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September 8, 1928


Author Affiliations


From the Leon Klein Fund, the Nelson Morris Institute for Medical Research and the Sarah Morris Hospital for Children, of the Michael Reese Hospital.

JAMA. 1928;91(10):722-726. doi:10.1001/jama.1928.02700100034010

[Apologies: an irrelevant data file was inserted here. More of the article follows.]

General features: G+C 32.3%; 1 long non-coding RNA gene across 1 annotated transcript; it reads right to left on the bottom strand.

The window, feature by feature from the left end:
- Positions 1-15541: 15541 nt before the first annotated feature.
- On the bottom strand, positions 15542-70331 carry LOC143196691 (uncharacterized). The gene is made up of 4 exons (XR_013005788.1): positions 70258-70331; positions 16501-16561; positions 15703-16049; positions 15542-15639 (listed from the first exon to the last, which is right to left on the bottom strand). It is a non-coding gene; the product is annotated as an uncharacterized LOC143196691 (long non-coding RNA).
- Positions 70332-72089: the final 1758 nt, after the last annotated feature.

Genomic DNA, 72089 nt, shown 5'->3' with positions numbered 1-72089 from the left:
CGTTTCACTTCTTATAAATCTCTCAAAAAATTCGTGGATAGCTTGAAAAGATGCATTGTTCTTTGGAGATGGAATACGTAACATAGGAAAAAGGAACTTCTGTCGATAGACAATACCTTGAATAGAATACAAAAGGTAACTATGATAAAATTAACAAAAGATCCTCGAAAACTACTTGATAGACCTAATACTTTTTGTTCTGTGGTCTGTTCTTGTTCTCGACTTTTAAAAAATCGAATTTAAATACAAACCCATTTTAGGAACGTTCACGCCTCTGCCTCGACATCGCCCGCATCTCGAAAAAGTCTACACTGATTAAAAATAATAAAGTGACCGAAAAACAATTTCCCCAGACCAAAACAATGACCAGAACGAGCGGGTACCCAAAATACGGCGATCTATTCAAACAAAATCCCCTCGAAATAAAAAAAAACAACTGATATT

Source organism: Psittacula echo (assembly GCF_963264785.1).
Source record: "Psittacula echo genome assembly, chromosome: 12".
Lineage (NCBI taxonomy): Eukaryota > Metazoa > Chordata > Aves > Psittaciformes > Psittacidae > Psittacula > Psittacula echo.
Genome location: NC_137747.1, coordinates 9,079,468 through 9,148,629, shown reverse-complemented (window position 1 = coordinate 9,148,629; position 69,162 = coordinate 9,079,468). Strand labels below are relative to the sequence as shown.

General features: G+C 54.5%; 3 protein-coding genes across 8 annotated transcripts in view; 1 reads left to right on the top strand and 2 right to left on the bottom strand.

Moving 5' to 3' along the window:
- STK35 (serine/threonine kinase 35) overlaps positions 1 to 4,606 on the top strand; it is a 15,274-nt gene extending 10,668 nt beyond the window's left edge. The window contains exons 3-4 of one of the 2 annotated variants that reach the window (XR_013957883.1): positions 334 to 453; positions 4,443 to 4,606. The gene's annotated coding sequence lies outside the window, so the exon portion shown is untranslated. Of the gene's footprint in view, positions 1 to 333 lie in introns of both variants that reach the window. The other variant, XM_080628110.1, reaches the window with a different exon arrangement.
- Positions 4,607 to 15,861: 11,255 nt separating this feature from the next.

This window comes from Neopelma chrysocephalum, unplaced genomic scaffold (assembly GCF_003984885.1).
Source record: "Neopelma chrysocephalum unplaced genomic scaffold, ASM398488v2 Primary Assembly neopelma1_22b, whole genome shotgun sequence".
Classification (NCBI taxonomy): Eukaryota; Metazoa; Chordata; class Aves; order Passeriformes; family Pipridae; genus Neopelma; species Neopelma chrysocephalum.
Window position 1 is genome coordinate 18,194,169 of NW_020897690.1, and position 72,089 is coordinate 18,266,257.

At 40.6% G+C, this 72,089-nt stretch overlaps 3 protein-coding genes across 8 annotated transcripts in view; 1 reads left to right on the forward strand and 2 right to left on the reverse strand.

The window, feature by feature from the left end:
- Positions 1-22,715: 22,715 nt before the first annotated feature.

The value of the parenteral administration of dextrose, when the condition of the patient precludes its administration otherwise, is quite generally appreciated. It is employed to advantage in practically every condition in which a patient is unable to take food in the normal manner. This includes comatose states; toxemias; local gastric disease and other conditions accompanied by nausea and vomiting; infections, such as pneumonia and typhoid, in which dextrose by mouth is avoided because of its tendency to favor tympanites; local intestinal conditions, as many diarrheas, which may be aggravated if carbohydrate is given orally, and other conditions too numerous to mention in a brief review. Dextrose is of value to the body not only because it is a readily convertible source of energy but also because it is necessary for the proper catabolism of fat, which, next to glycogen, is the principal source of energy for the body. The